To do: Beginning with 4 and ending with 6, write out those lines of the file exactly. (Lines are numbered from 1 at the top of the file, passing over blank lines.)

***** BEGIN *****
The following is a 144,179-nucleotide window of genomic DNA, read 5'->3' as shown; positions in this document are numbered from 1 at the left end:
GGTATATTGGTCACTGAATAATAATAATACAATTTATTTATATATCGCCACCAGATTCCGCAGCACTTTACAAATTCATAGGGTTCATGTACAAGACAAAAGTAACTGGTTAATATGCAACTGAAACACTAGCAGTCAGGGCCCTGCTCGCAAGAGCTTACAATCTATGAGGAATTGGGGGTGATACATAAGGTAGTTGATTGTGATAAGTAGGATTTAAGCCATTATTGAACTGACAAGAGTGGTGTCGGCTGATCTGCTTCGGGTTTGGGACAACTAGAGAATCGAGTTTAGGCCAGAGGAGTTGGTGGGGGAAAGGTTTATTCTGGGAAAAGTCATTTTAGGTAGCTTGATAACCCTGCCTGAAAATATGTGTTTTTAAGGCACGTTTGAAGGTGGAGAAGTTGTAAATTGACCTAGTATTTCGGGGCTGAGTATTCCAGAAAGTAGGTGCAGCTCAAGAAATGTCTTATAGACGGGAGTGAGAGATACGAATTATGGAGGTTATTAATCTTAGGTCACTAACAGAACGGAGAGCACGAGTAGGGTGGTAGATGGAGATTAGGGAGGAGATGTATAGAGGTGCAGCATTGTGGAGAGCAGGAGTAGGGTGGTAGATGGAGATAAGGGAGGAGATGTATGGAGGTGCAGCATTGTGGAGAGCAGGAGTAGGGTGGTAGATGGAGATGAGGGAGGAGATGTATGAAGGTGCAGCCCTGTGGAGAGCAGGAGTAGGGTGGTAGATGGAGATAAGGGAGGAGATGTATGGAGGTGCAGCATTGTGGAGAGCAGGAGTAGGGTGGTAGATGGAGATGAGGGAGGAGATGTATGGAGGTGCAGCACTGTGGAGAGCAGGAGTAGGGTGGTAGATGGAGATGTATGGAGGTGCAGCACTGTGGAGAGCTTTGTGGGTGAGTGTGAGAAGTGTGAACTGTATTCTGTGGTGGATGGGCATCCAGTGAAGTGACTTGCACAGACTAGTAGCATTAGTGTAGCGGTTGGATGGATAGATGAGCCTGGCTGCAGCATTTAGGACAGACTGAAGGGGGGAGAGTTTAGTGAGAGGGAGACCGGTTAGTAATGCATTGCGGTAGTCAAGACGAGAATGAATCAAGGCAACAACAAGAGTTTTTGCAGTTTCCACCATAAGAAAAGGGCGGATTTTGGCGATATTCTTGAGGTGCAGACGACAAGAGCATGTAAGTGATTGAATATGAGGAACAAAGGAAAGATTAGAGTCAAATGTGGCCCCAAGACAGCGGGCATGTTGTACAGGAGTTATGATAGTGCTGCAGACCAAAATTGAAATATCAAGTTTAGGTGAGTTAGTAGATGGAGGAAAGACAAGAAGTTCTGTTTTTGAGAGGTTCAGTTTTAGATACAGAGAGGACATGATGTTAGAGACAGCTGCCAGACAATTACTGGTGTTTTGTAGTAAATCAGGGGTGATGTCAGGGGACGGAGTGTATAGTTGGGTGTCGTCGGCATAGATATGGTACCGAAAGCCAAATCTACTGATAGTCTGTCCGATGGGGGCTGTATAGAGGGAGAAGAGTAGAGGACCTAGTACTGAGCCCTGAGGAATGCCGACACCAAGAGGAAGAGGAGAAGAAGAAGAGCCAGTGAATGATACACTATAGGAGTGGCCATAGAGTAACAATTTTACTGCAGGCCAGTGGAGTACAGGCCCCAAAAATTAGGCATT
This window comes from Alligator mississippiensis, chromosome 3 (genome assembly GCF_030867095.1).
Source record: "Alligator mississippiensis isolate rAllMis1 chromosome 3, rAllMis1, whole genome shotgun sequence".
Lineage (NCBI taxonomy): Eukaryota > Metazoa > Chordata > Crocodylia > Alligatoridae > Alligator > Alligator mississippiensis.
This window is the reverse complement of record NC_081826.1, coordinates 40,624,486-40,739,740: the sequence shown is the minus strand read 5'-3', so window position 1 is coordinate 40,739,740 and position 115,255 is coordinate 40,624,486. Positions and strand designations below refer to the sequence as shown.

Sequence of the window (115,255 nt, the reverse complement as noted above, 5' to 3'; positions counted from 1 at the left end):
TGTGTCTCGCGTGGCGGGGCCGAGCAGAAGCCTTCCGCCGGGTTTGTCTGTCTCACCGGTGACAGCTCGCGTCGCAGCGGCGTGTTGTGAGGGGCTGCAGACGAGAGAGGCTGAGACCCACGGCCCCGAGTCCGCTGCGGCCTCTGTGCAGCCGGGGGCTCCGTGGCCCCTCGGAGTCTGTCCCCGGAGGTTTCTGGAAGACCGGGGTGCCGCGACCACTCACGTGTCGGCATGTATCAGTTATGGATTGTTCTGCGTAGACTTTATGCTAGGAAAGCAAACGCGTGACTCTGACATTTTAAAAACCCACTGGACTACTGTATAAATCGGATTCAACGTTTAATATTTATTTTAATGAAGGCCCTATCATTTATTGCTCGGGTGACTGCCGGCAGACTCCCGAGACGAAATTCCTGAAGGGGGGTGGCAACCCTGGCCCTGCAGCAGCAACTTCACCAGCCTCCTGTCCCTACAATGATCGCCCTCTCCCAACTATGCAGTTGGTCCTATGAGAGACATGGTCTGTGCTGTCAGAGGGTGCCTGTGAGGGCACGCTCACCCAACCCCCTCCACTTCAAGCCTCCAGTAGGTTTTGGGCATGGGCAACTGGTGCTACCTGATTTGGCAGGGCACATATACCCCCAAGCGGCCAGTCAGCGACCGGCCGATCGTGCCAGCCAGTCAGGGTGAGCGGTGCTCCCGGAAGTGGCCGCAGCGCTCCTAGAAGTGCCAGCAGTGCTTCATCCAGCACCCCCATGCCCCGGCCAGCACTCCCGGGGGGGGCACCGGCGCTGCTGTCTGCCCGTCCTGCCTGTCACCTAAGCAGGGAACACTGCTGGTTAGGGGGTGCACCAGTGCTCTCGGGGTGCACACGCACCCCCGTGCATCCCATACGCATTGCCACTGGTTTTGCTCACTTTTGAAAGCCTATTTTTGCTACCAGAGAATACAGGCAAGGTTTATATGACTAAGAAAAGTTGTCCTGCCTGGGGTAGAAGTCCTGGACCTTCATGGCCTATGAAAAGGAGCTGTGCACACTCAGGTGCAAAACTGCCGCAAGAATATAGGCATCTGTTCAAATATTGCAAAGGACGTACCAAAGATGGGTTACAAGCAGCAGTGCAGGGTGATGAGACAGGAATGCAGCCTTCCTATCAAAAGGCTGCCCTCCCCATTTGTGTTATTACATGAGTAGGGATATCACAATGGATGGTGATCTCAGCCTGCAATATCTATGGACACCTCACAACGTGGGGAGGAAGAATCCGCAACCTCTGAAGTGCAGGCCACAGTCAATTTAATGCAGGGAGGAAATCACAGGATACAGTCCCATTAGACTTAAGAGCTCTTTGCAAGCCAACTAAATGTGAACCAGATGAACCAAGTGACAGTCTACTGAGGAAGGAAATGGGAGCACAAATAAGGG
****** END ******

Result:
Source record: "Alligator mississippiensis isolate rAllMis1 chromosome 3, rAllMis1, whole genome shotgun sequence".
Lineage (NCBI taxonomy): Eukaryota > Metazoa > Chordata > Crocodylia > Alligatoridae > Alligator > Alligator mississippiensis.
This window is the reverse complement of record NC_081826.1, coordinates 40,624,486-40,739,740: the sequence shown is the minus strand read 5'-3', so window position 1 is coordinate 40,739,740 and position 115,255 is coordinate 40,624,486. Positions and strand designations below refer to the sequence as shown.